New universal language for land changes could explain ecosystem loss
01 September 2022
Aberystwyth University scientists have jointly developed a universal language to describe the changing world, which could help uncover what is causing ecosystem loss and environmental degradation.
The Global Change Taxonomy, a project involving researchers from countries including Australia, Italy and Greece in addition to Wales, attempts to unify the different ways of describing land cover change from local areas to globally, and over varying periods of time.
The proliferation in global monitoring satellites in recent decades has helped lead to greater awareness and understanding of climate and land cover changes largely caused by human activities such as agriculture, commercial forestry and urban infrastructure.
However, the focus has been more on documenting change rather than exploring connections between the different causes.
This exploration is hindered by a lack of consistency regarding the language used, so ‘desertification’ or ‘degradation’ for example may have different meanings to different governments or organisations and actually encompass a diverse range of contributory changes. This makes it harder to achieve uniform policymaking and land management within and across borders.
The new list of terms features 246 classes, which can illustrate how current landscapes have evolved, how they have changed over time and how future landscapes may appear. The terms and phrases are scalable in both space and time and can describe changes from the smallest area of land cover to large regions. This approach also provides evidence for the various causes of these changes.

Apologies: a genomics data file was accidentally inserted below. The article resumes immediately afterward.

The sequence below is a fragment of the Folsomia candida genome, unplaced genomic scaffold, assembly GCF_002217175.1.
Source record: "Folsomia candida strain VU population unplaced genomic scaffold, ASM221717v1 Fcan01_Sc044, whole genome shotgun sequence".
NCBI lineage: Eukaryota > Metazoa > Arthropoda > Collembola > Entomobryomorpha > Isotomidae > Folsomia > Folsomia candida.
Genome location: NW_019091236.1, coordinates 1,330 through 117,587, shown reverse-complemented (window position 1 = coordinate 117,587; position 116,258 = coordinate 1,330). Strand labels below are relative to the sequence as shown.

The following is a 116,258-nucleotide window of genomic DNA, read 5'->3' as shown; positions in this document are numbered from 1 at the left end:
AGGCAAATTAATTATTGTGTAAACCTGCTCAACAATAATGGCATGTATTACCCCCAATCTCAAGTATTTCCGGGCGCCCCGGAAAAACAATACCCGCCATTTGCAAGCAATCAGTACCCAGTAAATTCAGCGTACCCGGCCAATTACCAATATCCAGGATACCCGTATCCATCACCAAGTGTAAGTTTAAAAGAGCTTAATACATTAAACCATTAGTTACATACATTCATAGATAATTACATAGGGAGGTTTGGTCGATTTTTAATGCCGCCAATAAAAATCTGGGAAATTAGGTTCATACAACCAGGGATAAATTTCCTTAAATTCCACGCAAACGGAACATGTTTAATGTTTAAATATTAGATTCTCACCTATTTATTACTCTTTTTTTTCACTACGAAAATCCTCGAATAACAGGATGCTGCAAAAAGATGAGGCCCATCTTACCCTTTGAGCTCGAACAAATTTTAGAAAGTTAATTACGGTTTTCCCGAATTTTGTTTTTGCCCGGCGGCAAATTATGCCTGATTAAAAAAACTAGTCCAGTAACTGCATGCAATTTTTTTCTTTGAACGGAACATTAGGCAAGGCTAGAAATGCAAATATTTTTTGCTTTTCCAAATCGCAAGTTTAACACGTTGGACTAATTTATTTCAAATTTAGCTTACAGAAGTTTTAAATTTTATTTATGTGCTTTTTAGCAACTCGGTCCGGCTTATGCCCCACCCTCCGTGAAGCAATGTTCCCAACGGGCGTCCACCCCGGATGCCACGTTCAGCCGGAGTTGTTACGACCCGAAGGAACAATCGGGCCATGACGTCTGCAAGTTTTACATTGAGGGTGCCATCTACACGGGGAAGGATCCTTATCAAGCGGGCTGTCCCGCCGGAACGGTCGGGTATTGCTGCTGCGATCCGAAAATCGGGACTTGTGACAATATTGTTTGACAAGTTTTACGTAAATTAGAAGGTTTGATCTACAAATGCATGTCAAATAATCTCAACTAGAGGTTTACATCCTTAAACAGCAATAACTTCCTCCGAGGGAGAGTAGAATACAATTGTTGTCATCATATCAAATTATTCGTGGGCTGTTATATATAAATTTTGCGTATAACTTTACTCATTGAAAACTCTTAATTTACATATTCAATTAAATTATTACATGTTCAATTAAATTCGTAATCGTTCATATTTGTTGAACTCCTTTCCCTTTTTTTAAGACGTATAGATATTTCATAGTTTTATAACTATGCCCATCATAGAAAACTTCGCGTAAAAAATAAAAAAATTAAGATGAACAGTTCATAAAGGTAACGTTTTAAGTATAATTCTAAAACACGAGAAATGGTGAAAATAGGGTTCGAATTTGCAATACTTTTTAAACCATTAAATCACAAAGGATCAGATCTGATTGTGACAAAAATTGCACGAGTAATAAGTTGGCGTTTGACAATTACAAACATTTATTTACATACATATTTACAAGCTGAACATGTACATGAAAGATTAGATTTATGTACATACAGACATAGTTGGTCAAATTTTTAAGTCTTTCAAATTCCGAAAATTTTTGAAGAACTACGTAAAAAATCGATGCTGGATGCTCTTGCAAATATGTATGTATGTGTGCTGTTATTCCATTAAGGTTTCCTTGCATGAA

The categories can also be used with satellite and airborne sensor data to identify, describe and map changes.
Professor Richard Lucas, from Aberystwyth University’s Department of Geography and Earth Sciences, said:
“Understanding the different pressures on land cover is critical if we are to reverse the loss and damage that has been inflicted on the Earth’s environments to date, even more so given how this change is driven by socioeconomic and increasingly climate-related factors.
“At present there is no means of doing so in a consistent and accessible manner, which hinders our ability to address the major challenges facing both humans and nature. Many legacy terms provide insufficient detail or consistency, meaning many efforts are inefficient and less effective than they could be.
“This taxonomy delivers clarity to land managers and scientists and will help governments, both inside and beyond their borders, develop, implement and assess policies including those with focus on conversation, protection, restoration and recovery of our natural world.”
The paper, which is published today (1 September) in ‘Global Change Biology’, follows work jointly conducted by the Aberystwyth Business School that placed a value on differing aspects of the natural world.